Recently a student asked for a precise definition of “tone”. Since people use the term rather loosely, after defining it for him I decided to consult Webster’s Dictionary and other sources, where I discovered incredibly vague definitions: “quality of sound” doesn’t tell us much. When I looked up the words used in the definitions, I often found “tone” as part of their definitions. That’s like saying a cat is a feline and a feline is a cat.
In addition to the challenge of defining tone in general, every instrumentalist and every singer has a different idea of what good tone is. That’s as it should be; we all have our preferences. It’s best not to make the mistake of thinking there’s a standard for any instrument or for voice. Yes, Amati and Stradavari may be the gold standards for violins, and there are certain favorites for other instruments, to the degree that if someone didn’t agree they wouldn’t dare say so. But the truth is, “good tone” is what’s good to your ear.
Furthermore, tone may not only describe the sound inherent in the individual instrument but also the quality of specific sounds a player makes on an instrument. And beyond that, the best tone of an instrument is only brought out by those whose technical skills allow the full tonal potential of an instrument to be audible. (I sometimes tell my students that if they don’t learn to play with good technique they’ll get a $300 sound from a $3000 instrument.) Much more important than the inherent tone of an instrument is how well the player brings out its best tone.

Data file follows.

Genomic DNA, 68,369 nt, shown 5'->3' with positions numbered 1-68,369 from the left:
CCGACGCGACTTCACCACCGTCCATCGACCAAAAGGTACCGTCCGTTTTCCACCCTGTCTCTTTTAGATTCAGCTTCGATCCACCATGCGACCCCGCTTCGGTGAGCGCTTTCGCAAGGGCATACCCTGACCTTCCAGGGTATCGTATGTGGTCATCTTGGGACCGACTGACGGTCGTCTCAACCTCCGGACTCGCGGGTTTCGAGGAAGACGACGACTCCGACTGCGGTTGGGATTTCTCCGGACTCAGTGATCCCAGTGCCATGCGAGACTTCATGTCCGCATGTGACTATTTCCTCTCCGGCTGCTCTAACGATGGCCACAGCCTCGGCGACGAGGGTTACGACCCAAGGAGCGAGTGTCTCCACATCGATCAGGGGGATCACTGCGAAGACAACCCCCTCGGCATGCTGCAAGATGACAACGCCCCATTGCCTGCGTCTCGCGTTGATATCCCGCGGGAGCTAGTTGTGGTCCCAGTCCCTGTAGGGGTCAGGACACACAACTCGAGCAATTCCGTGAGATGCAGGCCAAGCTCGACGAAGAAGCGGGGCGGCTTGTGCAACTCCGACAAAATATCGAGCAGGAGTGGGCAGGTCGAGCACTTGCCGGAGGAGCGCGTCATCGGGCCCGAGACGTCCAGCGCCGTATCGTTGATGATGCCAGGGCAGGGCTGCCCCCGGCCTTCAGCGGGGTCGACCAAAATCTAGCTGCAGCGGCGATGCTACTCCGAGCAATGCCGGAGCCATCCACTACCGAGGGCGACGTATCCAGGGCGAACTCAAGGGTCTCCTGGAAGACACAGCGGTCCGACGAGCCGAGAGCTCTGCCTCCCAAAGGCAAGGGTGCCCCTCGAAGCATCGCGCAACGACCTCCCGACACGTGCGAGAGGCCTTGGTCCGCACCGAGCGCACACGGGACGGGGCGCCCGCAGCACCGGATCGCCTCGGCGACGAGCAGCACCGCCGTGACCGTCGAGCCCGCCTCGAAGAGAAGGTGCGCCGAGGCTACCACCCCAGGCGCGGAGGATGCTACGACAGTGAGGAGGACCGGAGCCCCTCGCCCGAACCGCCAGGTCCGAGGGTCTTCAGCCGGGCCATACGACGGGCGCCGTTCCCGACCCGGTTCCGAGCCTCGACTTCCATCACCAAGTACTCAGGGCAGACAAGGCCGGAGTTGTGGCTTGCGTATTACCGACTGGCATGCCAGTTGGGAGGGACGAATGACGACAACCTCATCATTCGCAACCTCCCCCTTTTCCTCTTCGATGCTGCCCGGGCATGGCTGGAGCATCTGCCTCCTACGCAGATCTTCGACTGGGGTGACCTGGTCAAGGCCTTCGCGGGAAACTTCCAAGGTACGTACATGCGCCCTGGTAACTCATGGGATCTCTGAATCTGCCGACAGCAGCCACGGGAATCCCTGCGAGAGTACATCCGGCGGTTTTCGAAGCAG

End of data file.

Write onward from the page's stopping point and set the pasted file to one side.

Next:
Interestingly, after years of owning the finest instruments tone-wise, I now have instruments that are suited to the size of my hands and body instead; I find that unless someone purposely compares one instrument to another and judges their tones accordingly, they sound just fine. No one is going to walk up to me and say, “Your little 1890’s guitar doesn’t sound as good as the Martin I heard last week.”
Let’s look at the word Timbre (pronounced tamber). Wikipedia says: “the quality of a musical note or sound or tone that distinguishes… string instruments, wind instruments, and percussion instruments… In simple terms, timbre is what makes a particular musical sound different from another, even when they have the same pitch and loudness. For instance, it is the difference between a guitar and a piano playing the same note at the same loudness. Experienced musicians are able to distinguish between different instruments based on their varied timbres, even if those instruments are playing notes at the same pitch and loudness.”
Therefore, don’t confuse the word timbre with the word tone. A guitar sounds like a guitar and a harp like a harp – that’s timbre. How the individual instrument sounds, as in my little 1890’s antique guitar compared to a modern Martin guitar – that’s an assessment of tone.
Below, I’ve defined very simply the most common terms that pertain specifically to tone. Knowing the common usage of these words can help you communicate better with other musicians.